More Than Air
Do you ever forget to breathe? I know I do. In fact, I did just now.
“Impossible,” you say. “Breathing is involuntary; you shouldn’t have to think about it. You’re probably just doing it wrong.” And you’re probably right. Overthinking (and forgetting) is a skill that I have spent my entire life forging and perfecting. If I start letting the basics go unnoticed all of that work would be for naught.
However, to the more or less functioning person, breathing is one of the many intricate processes that one is fortunate enough to take for granted. We are built with the capability to sip on life twenty thousand times a day without a single thought. Imagine! In a matter of seconds a single breath rushes like wildfire into your lungs, igniting six hundred miles worth of capillaries and smacking your blood cells in the face, screaming, “Get to the heart! Do it now!” And all your body asks of you is to get out of the way.
It sounds like a fairly simple solution, yet almost every five minutes I find myself with that all too familiar drowning sensation, frozen in that fraction of a second stricken with panic just before my brain screams at me to let go. To step aside and let something in. And in that moment I realize that I’m not forgetting: I am resisting the need to breathe, even though the only reward in such a struggle is my own demise. Inevitably I listen to my body, of course, and so much air rushes in that I momentarily question the capacity of my lungs.
This is bigger than breath. This is life. Right? Does this happen to you too? Maybe not with breathing, but what about… everything else?
Giving birth to my daughter was the most extraordinary thing I’ve ever experienced. Never had I felt more powerful or more vulnerable; I was filled with light and life for days. Every color, every scent was more vivid than ever before, and every breath was seamless and invigorating. And yet this magnificent little creature that had introduced me to such bliss was the reason I was swaying and shushing in the bathroom of a doctor’s office, desperately trying to be discreet in feeding her while behind that bathroom door my mother sat alone to hear her unexpected death sentence. And just like that the bliss was sucked out.
The loss of my mother deserves the deepest consideration and recognition, much more than is accessible in a single caffeine-fueled blog entry. However, it is the strongest example available to me that can illustrate my dilemma: How do I muster the courage to care about anything when it will be, in all likelihood, unceremoniously ripped from my hands? Every evening, as I try to convince my daughter to surrender to the arms of sleep, I choke back tears and wrestle with the image of my grandmother hopelessly stroking my mother’s hair as she slipped away. How could anybody be so brave? How could I?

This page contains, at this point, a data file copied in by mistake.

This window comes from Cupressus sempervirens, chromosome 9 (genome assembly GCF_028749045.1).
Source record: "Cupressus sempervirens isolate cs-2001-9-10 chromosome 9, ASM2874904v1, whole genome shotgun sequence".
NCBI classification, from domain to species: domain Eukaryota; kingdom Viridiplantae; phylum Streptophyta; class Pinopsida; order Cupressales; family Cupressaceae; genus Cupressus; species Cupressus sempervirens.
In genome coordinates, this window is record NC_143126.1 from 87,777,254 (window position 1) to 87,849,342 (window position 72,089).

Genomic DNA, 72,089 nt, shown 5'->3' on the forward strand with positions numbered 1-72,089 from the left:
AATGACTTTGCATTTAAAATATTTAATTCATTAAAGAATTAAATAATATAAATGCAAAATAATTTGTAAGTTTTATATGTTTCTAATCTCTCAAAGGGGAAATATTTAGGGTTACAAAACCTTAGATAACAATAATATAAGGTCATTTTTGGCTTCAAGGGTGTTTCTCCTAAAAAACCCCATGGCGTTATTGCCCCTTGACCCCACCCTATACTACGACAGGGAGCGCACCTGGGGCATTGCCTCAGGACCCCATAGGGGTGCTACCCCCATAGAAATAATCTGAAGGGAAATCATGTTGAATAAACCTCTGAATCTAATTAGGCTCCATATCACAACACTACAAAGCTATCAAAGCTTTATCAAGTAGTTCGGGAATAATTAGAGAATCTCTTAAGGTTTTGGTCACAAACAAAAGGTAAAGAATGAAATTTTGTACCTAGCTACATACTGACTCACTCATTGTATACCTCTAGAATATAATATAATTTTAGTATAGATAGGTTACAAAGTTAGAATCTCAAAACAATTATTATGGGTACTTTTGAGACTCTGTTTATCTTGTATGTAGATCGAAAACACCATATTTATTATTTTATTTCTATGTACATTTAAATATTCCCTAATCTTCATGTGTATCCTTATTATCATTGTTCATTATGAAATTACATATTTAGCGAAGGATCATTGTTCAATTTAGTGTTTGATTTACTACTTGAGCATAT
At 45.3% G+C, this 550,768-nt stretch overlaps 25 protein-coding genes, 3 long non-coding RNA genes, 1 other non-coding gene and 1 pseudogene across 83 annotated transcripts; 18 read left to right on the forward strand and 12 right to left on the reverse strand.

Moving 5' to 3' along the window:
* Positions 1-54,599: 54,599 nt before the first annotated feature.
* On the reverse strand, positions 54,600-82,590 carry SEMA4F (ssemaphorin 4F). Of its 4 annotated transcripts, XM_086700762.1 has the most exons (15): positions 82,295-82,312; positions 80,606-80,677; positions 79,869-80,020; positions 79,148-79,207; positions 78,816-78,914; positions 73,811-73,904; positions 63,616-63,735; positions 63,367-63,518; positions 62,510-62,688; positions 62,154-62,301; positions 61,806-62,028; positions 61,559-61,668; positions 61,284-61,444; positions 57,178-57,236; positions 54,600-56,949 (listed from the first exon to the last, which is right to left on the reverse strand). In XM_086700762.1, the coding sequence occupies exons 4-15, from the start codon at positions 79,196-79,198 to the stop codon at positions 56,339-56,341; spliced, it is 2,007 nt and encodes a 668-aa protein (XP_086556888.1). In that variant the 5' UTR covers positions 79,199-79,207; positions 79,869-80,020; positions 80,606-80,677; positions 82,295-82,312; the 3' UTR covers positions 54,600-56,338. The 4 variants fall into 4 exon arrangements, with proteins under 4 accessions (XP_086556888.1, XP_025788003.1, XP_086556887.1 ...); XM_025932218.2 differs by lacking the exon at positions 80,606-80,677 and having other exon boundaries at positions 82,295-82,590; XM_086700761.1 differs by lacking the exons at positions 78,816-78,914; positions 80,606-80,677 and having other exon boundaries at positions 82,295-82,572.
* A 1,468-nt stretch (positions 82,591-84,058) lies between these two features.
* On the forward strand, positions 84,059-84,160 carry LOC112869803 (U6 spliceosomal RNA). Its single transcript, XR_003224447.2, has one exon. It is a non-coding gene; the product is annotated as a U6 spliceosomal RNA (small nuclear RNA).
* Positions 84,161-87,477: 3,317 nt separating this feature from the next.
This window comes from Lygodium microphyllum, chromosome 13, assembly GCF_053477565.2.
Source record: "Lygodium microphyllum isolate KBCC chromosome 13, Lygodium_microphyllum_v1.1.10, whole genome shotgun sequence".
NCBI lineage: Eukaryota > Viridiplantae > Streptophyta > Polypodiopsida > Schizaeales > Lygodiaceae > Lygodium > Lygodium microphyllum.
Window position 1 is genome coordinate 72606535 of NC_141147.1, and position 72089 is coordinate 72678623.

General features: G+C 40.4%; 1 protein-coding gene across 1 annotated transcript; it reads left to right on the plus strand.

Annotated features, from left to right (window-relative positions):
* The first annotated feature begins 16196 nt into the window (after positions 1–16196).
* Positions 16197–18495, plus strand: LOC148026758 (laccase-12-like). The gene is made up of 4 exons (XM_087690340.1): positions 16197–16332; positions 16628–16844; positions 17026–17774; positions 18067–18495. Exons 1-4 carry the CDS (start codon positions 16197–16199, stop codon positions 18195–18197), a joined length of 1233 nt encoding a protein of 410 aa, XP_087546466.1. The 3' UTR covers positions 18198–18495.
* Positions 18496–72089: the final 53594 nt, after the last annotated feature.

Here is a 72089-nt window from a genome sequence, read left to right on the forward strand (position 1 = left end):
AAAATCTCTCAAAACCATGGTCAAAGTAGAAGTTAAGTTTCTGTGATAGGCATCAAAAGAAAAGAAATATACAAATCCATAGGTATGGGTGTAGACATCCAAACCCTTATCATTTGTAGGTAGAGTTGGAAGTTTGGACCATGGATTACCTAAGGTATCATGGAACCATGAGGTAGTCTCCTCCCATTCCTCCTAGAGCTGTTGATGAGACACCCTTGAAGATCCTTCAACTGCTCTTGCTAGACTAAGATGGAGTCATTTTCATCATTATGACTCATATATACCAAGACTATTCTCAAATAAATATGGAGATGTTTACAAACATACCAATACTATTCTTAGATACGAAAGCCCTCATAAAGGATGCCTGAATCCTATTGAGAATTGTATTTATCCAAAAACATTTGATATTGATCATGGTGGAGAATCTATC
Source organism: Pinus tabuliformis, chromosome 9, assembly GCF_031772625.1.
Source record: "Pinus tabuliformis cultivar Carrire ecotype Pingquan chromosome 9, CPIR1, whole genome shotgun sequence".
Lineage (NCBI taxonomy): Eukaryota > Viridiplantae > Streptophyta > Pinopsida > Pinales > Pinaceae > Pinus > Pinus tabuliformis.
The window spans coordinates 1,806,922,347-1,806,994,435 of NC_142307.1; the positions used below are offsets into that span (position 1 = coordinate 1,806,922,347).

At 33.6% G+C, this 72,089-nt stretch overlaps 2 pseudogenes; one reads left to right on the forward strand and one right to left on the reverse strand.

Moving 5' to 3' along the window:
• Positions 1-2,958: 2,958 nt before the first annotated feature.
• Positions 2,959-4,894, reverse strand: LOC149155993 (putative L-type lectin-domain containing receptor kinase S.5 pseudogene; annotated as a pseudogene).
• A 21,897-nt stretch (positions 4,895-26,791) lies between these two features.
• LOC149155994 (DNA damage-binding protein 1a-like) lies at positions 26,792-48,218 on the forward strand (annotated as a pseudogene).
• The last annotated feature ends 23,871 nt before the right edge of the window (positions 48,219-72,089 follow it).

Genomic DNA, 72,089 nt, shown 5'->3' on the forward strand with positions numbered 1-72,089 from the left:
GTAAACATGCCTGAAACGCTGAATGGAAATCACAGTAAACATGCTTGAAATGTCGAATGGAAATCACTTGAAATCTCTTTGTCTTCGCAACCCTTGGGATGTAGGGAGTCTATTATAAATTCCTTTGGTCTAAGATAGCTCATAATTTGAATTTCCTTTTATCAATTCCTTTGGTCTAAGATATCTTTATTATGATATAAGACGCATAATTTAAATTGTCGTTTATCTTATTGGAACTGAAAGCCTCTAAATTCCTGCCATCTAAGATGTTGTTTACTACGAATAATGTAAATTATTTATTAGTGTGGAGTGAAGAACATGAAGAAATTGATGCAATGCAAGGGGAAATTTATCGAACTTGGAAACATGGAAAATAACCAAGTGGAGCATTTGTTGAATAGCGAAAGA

Just hours ago I held my sister’s hand as she fearlessly brought a new life into this world. And now as I watch that life gaze into his mother’s eyes, I remember just how palpable true joy is, and just how naturally it comes to even the most inexperienced life. And I remind myself that joy cannot be fully realized without its agonizing counterpart; that there is a tidal nature to life, an ebb and flow to everything. There is a heartbeat driving everybody, and it all starts with the breath. While I recognize the importance of learning to filter and contextualize our raw emotions, I wonder if perhaps some of us have learned to dull them instead. Perhaps we’ve embraced the safety in treading lightly and taking shallow breaths, or perhaps not breathing altogether. Or, perhaps, it’s just me.
And there it is. Breathing: necessary for me to live, and essential to my own self-care. My breath is my greatest ally in my struggle to let it all in, whether “it” is an old friend I’ve just met, or memories of the woman who gave me breath. And as a fairly approachable practice, breathing only requires two steps in repetition. Try it with me:
Let it in.
Let it go.